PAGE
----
Re: A frequent image
- I have a similar memory 'burned' into my mind,
that continues to remind me of why I love to backpack.
My friend and I set out to do a trip from Cedar
Grove to Rae Lakes in August 1993. We camped at Vidette
Meadow our first night, and headed up to Rae Lakes
through Glen Pass the second morning. Just short of Glen
Pass, there was a small valley on the near side of the
crest. I think Glen Pass is about 12,000 ft., and the
hike was (for me) rather murderous up from Vidette
Meadow. In this small valley, the snow had all melted,
and created a tiny lake, more of a pool, about 100
feet in diameter, and was the only water in the
valley. Nothing else, only stone and this amazing pool. I
had never seen anything like it...the water was the
deepest blue I had ever seen, and cold as ice. It was all
I could do not to bend over and drink for days! (I
was afraid of Giardia...) It was a magnificent spot
that I will never forget.
- Here is my opinion on the snowpack: <br><br>At
this time, it is pretty much normal or slightly below.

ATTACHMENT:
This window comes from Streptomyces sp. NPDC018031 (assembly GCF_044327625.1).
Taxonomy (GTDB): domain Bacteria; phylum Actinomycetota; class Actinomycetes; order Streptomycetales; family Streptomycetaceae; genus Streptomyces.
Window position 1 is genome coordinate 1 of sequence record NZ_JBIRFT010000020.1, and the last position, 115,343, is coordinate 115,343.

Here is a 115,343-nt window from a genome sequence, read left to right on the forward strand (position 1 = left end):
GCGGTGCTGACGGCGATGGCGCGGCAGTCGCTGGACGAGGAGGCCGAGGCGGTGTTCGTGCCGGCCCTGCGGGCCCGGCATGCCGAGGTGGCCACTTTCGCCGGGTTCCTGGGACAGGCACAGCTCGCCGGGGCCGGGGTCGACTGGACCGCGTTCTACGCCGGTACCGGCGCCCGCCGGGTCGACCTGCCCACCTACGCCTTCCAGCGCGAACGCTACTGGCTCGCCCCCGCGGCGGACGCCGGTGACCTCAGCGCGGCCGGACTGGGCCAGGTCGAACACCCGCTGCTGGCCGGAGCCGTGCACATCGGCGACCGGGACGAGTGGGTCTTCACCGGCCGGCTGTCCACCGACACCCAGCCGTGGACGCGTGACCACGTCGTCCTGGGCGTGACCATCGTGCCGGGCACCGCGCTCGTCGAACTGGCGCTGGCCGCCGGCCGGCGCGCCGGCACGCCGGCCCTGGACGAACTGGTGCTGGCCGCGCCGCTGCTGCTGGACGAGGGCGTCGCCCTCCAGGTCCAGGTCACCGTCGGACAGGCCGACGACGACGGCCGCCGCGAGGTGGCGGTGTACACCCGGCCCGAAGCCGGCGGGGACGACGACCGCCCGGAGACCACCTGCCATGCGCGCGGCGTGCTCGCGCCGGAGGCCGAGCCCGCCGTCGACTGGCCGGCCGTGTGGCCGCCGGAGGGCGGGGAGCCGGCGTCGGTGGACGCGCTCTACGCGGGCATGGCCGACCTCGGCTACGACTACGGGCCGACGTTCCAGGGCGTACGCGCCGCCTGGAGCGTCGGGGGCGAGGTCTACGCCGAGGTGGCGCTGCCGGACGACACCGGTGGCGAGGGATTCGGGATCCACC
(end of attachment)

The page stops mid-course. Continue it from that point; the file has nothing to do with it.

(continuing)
The snowpack will dwindle pretty much as usual,
unless there are some new major storms. <br><br>Whatever
the JMT veterans would say about "normal year
conditions" should apply this year. Last year was
exceptionally dry in the high country. This year will certainly
have more snowpack, but nothing like 1983 or 1997.
<br><br>But hey, it might snow some more! Winter ain't over
yet, but the probabilities are dwindling.<br><br>Here
is my tip on interpreting the snow water equivalents
shown for individual sensor sites: <br><br>loose, new
fallen snow is deeper, say up to 12 inches of snow to 1
inch of precip<br><br>dense, old snow is less deep,
say from 3 to 6 inches of snow to 1 inch of precip.
This is applicable when daytime air temps have been
above freezing for a while<br><br>Have a great time,
whatever you decide to do!<br><br>Best Regards,<br><br>FRF